Stay tuned for updates on how it goes.

Documenting Fear

There have been so many articles written about abortion, abortion access, clinics, anti-abortion protesters and reproductive justice issues in the past five years. It’s not surprising, because since 2010 states have considered almost 400 abortion restriction bills and have adopted 288 of them. Most of these restrictions were TRAP laws (Targeted Regulation of Abortion Providers). It doesn’t seem that any of the GOP legislators are listening to anyone except their anti-abortion constituents.

This week the Town Hall meeting with Chris Matthews gathered enormous news coverage when Donald Trump said he believes if abortion is legally banned, women should be punished for an abortion. Of course, when the media storm broke over his comments there was a “misspeak” retraction. What I found most interesting was the flurry of articles stating women are already being punished for abortion and it is still legal. They are punished by those TRAP law effects and the anti-abortion protesters present every single day in front of clinics around the country. Their Freedom of Speech rights allows the protesters to call women murderers, follow patients to the door at abortion clinics, harassing and bullying them. Every. Single. Day.

The Supreme Court struck down the Massachusetts buffer zone law in 2014. Since that decision, buffer zones have either not been proposed or have been revised downwards in several cities. The court decided in the case of Massachusetts, the 35-foot buffer zone law they had was too big and impeded the grandmotherly “sidewalk counselors” in exercising their First Amendment rights.

However, the idea has still percolated that a smaller buffer zone might work for everyone. The anti-abortion protesters will have to yell across a shorter space and can still hand out pamphlets, but they will not be able to block the entrances or stop patients from entering an abortion clinic to exercise a legal health care procedure.

Louisville Clinic Escorts have been working with the National Clinic Access Project and the staff at EMW Women’s Surgical Center for the past few months to document the type of intimidation experienced by patients entering the only full-time abortion clinic in Kentucky. We have started by presenting anonymous questionnaires to the patients on what they experienced from protesters on their arrival at EMW Women’s Surgical Center for their appointments. We have gathered the questionnaire answers for a month and the results are interesting.

I would like to focus on just a few of the answers, but the full results are at this link. Be sure to read the comments. They are from truly frightened people. 2016 March Monthly Report-EMW Client Questionnaire

This graph has some answers to some of the questions we have about the potential for violence in front of the clinic.  


If over 50% of the patients say the protesters made them feel scared and nervous, it isn’t counseling. It is intimidation. If 38% of patients say they thought about confronting protesters and 12% of them did, it isn’t counseling. It is harassment. What happens if all 38% confront the anti-abortion protesters? Do we have assault and counter-assault charges being filed against the protesters? Does it escalate into violence in an instant? If 50% say the noise level bothered them very much, it isn’t counseling. It is intimidation. What other medical practice is it allowed for protesters to step in front of patients and block their entrance 41% of the time? That is a violation of the FACE Act.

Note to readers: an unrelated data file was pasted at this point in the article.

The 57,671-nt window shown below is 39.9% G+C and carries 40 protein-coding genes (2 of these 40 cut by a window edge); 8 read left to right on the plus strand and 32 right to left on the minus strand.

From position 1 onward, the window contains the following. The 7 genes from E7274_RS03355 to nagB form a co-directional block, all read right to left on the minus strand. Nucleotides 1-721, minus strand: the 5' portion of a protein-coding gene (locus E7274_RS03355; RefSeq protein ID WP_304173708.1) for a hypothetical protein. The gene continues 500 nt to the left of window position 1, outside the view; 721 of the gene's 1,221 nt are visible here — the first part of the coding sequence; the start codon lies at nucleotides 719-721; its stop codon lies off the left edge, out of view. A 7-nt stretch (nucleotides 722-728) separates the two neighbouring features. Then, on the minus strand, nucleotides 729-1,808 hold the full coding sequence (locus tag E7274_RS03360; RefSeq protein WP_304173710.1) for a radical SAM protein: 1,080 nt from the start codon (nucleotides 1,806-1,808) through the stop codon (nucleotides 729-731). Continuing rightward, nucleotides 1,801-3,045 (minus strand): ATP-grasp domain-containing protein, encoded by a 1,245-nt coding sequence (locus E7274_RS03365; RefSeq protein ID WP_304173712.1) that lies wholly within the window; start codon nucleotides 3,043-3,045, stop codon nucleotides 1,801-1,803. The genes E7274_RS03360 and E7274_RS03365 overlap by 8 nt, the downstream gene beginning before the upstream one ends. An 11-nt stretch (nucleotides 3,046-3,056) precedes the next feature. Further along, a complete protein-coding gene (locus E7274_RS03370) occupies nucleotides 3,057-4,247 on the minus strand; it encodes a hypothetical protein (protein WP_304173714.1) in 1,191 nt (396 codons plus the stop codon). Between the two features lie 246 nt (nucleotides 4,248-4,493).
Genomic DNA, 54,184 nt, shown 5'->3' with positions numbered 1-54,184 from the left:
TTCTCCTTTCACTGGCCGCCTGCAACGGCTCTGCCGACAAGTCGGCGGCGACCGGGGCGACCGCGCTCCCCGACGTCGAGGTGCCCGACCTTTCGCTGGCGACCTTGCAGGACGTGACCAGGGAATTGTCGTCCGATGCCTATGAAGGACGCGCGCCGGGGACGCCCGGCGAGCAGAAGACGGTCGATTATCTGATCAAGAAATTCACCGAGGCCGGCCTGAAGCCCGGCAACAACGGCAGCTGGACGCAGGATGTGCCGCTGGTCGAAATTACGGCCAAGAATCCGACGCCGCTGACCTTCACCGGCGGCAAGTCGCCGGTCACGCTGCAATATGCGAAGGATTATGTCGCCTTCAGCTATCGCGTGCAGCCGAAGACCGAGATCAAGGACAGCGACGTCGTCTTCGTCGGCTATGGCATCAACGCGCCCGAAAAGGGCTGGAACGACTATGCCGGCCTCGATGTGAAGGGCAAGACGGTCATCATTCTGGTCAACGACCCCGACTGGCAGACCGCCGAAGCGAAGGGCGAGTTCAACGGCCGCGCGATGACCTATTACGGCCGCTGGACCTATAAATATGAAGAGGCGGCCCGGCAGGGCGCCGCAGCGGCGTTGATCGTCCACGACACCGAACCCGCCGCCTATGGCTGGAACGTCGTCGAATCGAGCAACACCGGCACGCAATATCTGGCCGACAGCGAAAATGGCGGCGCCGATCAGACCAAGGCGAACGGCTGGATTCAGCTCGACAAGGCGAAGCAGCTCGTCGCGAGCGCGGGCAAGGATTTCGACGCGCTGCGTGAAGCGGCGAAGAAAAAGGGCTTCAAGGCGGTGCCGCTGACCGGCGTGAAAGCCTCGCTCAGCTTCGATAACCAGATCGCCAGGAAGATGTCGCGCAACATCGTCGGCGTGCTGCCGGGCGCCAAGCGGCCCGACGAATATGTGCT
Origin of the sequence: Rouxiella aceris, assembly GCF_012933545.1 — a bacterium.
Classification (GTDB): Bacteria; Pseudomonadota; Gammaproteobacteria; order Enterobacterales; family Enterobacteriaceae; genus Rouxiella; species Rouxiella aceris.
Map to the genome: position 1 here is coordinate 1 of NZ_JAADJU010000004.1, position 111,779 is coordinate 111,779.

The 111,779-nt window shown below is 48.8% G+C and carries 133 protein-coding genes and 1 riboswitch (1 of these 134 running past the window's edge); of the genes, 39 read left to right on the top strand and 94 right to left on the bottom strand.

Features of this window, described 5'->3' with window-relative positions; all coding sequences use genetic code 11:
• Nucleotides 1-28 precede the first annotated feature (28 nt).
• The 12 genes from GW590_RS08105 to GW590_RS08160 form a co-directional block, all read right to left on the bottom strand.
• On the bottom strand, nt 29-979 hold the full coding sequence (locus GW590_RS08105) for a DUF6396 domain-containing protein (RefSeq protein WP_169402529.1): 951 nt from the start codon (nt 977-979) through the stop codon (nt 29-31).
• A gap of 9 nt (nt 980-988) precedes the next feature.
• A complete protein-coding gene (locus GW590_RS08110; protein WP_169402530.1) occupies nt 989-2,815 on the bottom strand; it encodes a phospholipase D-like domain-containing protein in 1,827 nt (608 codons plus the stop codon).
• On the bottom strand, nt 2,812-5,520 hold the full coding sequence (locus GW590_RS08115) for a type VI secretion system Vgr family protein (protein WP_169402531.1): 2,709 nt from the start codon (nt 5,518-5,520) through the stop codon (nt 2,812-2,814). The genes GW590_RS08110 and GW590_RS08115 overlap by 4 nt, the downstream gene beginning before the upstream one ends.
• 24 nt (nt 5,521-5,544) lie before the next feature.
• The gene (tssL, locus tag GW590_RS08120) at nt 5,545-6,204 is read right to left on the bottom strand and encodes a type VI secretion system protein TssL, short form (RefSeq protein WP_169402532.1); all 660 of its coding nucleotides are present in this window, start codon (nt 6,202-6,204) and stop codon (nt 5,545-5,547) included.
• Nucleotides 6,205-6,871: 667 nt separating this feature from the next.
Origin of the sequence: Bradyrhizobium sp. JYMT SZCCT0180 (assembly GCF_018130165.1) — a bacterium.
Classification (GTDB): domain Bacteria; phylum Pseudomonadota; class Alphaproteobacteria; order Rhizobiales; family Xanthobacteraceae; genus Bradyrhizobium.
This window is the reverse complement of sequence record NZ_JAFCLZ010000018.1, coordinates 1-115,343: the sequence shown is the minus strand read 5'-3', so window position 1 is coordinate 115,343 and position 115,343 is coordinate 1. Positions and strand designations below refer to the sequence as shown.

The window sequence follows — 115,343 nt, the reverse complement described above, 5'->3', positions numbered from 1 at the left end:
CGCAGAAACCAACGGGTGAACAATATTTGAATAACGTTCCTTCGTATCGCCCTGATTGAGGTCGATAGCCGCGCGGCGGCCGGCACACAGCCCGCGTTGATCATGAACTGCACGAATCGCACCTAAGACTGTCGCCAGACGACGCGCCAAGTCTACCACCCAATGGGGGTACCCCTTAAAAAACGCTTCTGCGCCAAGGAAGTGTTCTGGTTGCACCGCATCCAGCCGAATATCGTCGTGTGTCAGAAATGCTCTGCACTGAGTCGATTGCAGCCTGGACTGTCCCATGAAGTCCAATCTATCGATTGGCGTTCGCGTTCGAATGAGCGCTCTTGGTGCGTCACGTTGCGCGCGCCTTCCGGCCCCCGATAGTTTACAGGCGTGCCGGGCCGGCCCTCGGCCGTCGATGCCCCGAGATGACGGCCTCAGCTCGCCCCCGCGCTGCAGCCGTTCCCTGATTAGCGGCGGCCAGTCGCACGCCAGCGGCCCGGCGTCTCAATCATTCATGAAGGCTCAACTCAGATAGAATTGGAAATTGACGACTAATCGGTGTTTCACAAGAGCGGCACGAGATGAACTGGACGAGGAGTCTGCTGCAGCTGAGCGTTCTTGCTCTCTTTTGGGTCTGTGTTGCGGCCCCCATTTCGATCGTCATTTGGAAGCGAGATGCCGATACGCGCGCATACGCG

Are you listening to us? Is it time to say, enough? We need a buffer zone in front of the clinic in Louisville. 15’ would be wonderful, but even 8’ would allow patients to enter a safe space before they walk into the clinic. When is it time to truly protect our citizens instead of proposing TRAP laws that pretend to be for the pregnant person’s health, but really have the end goal of stopping legal abortion?

We will continue gathering the questionnaires. We will continue to document the harassment, intimidation, violations of city and state ordinances, and incidents of violence. I dream of the day when we don’t have to fight daily battles in the struggle to access abortion. 


Casey’s Turn

There is a really great article published by Meaghan Winter in Slate this week. It details how the decision by the Supreme Court in 1992 for the case Casey vs Planned Parenthood set the stage for all the restrictions we now face in accessing abortion. Go read the whole article, but here is what I want to concentrate on in this article:

“Yet it’s no wonder the public doesn’t fully grasp Casey’s influence, despite the problems the decision has helped create for women seeking access to reproductive health care. Lower courts have interpreted the decision in myriad and sometimes conflicting ways. Because of the subjectivity of what counts as a “substantial obstacle,” lower court judges have used Casey to justify differing opinions about waiting periods, admitting privileges, and more. Whole Woman’s Health marks the first time the court has had to grapple with Casey, and how the justices define “undue burden” will have a ripple effect on abortion access for years to come. But the challenge before them—to determine just how many obstacles Texas women can face before their burdens are undue—is the result of anti-abortion advocates’ work within the government, patiently, over decades, to dismantle Roe v. Wade.”

What does constitute an “undue burden”? When Casey was decided, the pro-life group Americans United for Life had already been established for 21 years. (1971) Their Legal Defense team started working on templates to give to state legislators about how to restrict abortion state-by-state. That’s why you see so many similar laws in different states. ‘That passed in North Dakota, let’s try it in Indiana’ seems to be the anti-abortion plan. They have been so successful, that reading the Guttmacher State Policies in Brief is a depressing undertaking for pro-access advocates. Many abortion clinics have closed because they couldn’t conform to the TRAP laws in their states. Five states only have one abortion clinic each (Mississippi, Missouri, North Dakota, South Dakota, Wyoming) Kentucky came close this month to being another state with one abortion clinic only, but Judge Scorsone ruled the Lexington clinic could stay open.